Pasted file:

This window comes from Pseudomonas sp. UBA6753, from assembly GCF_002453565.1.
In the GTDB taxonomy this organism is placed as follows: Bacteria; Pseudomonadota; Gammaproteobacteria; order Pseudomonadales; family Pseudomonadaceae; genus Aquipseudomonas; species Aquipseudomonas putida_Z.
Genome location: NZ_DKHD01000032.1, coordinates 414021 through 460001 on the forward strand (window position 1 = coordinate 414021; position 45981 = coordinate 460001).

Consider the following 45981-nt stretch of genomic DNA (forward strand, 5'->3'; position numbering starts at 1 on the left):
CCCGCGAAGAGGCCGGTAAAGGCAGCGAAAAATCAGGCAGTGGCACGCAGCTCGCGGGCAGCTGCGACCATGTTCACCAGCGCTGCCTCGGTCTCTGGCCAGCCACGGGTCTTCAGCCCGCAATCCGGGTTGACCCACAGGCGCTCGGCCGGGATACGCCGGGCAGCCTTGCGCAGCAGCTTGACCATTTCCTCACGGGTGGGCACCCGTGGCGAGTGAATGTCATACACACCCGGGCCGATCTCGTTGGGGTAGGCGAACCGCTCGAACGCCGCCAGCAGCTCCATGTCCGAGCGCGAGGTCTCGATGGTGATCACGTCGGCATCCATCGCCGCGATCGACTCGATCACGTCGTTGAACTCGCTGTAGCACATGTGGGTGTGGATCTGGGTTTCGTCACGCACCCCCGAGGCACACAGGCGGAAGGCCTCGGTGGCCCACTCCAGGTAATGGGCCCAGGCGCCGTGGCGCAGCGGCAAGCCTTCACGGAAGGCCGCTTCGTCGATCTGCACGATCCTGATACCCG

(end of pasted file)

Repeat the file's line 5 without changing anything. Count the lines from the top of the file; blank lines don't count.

CCCGCGAAGAGGCCGGTAAAGGCAGCGAAAAATCAGGCAGTGGCACGCAGCTCGCGGGCAGCTGCGACCATGTTCACCAGCGCTGCCTCGGTCTCTGGCCAGCCACGGGTCTTCAGCCCGCAATCCGGGTTGACCCACAGGCGCTCGGCCGGGATACGCCGGGCAGCCTTGCGCAGCAGCTTGACCATTTCCTCACGGGTGGGCACCCGTGGCGAGTGAATGTCATACACACCCGGGCCGATCTCGTTGGGGTAGGCGAACCGCTCGAACGCCGCCAGCAGCTCCATGTCCGAGCGCGAGGTCTCGATGGTGATCACGTCGGCATCCATCGCCGCGATCGACTCGATCACGTCGTTGAACTCGCTGTAGCACATGTGGGTGTGGATCTGGGTTTCGTCACGCACCCCCGAGGCACACAGGCGGAAGGCCTCGGTGGCCCACTCCAGGTAATGGGCCCAGGCGCCGTGGCGCAGCGGCAAGCCTTCACGGAAGGCCGCTTCGTCGATCTGCACGATCCTGATACCCG